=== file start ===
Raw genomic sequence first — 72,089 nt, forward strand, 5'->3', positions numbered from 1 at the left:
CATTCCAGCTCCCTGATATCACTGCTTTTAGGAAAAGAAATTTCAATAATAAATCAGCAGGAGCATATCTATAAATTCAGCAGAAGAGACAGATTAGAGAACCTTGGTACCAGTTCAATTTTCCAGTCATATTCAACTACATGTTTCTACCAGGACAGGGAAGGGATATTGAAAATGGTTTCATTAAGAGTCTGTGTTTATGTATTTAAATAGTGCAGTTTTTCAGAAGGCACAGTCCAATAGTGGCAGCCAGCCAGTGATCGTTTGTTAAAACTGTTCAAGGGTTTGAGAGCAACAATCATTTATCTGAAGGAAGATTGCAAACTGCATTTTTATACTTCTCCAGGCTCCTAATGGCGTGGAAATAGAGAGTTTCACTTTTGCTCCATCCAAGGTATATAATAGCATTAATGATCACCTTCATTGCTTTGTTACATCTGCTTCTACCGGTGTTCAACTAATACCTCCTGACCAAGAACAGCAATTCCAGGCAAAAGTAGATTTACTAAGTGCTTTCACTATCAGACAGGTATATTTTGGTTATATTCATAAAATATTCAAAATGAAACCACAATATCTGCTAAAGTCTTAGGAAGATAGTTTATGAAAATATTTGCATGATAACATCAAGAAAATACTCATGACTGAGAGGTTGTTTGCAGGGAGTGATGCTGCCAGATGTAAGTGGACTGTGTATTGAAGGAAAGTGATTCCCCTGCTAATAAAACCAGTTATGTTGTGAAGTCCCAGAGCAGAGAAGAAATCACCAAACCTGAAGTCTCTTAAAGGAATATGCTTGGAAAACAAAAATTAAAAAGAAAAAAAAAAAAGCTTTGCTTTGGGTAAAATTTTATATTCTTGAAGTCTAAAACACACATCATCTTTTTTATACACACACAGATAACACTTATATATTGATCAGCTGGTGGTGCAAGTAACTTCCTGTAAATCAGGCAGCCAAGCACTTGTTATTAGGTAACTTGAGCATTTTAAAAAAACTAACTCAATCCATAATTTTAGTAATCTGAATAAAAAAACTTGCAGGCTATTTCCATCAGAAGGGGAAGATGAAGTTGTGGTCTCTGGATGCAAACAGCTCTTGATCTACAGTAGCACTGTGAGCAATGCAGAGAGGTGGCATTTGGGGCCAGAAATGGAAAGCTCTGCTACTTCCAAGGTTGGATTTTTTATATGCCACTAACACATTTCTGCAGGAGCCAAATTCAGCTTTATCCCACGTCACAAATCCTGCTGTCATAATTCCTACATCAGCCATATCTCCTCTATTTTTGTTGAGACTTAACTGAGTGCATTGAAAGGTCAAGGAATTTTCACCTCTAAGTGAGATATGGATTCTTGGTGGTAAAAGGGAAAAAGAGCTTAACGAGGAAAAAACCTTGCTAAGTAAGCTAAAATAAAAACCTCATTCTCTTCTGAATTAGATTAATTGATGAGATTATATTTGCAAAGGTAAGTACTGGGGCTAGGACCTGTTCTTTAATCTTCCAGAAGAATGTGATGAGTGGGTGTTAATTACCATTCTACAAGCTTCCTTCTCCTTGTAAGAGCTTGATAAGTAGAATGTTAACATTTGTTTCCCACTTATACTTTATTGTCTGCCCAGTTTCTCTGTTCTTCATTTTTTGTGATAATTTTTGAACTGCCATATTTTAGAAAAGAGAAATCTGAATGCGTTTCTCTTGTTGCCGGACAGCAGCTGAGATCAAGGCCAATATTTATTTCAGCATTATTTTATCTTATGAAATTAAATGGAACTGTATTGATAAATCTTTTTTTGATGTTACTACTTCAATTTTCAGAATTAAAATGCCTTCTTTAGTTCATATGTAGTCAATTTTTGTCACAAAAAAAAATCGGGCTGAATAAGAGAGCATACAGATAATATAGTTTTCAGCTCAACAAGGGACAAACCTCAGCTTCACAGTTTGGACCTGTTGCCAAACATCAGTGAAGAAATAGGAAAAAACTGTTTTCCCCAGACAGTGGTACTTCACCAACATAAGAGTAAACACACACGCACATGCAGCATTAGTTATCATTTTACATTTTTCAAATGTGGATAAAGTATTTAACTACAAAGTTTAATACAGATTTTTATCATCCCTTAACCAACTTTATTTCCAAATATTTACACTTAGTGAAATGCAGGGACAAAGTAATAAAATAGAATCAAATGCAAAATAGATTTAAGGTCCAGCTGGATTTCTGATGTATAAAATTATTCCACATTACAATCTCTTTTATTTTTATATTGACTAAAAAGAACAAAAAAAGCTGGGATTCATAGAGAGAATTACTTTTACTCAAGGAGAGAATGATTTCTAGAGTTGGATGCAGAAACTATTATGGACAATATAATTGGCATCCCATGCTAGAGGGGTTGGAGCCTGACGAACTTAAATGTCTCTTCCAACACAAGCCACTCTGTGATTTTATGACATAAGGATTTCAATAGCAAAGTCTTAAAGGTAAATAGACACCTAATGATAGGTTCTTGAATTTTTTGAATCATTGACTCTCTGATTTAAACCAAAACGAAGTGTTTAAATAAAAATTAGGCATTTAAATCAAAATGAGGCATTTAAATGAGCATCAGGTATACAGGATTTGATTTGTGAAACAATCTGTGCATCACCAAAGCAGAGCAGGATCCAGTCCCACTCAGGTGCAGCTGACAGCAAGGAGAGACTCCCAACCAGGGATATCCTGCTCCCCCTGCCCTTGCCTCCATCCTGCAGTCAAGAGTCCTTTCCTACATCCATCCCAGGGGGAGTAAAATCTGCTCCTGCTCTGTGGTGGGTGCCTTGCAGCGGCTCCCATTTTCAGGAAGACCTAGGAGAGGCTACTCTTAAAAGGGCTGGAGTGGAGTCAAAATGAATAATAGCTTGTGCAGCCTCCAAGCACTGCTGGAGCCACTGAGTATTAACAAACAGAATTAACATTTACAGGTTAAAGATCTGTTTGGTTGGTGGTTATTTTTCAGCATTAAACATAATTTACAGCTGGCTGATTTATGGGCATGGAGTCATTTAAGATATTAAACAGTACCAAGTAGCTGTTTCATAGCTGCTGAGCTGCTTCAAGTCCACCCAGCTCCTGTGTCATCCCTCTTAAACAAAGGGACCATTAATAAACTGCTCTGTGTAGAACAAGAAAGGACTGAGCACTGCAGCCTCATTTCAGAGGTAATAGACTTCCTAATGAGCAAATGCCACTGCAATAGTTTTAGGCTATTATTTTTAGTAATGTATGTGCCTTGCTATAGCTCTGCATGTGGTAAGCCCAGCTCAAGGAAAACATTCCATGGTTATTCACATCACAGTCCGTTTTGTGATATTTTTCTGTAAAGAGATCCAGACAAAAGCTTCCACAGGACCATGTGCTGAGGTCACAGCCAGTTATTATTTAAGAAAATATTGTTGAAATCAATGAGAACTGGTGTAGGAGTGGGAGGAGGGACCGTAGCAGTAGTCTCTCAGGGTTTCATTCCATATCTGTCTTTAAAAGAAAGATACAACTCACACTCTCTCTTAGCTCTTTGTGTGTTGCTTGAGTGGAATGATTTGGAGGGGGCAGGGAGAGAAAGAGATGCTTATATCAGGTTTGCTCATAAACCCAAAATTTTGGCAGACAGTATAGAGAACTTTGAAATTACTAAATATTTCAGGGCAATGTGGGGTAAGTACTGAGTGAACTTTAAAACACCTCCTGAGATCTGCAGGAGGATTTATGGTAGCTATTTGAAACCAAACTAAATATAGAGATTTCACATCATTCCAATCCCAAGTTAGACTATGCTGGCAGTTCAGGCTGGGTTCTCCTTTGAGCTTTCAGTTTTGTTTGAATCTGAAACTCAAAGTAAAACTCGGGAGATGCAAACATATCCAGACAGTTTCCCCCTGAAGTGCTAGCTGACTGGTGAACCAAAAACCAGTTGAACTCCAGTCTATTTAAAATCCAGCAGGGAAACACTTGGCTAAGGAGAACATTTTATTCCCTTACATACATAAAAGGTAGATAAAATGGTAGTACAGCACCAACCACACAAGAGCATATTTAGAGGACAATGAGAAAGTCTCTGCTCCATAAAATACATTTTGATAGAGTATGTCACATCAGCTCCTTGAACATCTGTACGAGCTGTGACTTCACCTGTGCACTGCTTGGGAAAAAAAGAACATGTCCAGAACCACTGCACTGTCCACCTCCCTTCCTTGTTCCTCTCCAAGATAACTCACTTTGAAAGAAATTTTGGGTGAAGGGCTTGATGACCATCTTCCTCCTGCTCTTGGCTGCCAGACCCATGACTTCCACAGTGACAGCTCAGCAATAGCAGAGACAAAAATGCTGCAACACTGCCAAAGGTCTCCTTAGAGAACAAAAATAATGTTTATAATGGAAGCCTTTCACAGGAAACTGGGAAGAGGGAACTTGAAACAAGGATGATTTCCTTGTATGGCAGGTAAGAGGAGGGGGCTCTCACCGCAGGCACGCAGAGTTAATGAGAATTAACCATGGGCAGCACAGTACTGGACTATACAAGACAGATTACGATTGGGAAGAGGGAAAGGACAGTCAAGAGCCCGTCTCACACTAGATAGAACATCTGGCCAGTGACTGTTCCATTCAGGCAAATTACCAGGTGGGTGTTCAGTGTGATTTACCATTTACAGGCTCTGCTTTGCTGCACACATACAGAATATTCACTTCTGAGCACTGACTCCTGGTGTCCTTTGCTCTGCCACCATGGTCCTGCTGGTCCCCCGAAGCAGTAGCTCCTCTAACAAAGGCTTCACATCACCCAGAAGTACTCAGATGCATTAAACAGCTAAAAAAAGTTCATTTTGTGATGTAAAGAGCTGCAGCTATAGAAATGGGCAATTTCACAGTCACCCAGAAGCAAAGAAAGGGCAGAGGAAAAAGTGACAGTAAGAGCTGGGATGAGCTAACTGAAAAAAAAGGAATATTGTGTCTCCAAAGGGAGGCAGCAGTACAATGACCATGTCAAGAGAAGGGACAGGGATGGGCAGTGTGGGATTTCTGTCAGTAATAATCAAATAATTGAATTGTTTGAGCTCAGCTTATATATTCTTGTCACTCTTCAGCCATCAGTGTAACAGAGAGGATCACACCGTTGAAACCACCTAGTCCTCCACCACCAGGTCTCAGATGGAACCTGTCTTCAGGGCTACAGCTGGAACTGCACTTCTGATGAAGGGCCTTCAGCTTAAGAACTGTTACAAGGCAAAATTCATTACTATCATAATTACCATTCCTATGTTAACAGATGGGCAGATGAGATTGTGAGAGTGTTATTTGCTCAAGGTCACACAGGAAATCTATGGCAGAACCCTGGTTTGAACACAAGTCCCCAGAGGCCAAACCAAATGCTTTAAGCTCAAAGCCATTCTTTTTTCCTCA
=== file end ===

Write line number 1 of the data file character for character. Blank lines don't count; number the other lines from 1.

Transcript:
Raw genomic sequence first — 72,089 nt, forward strand, 5'->3', positions numbered from 1 at the left: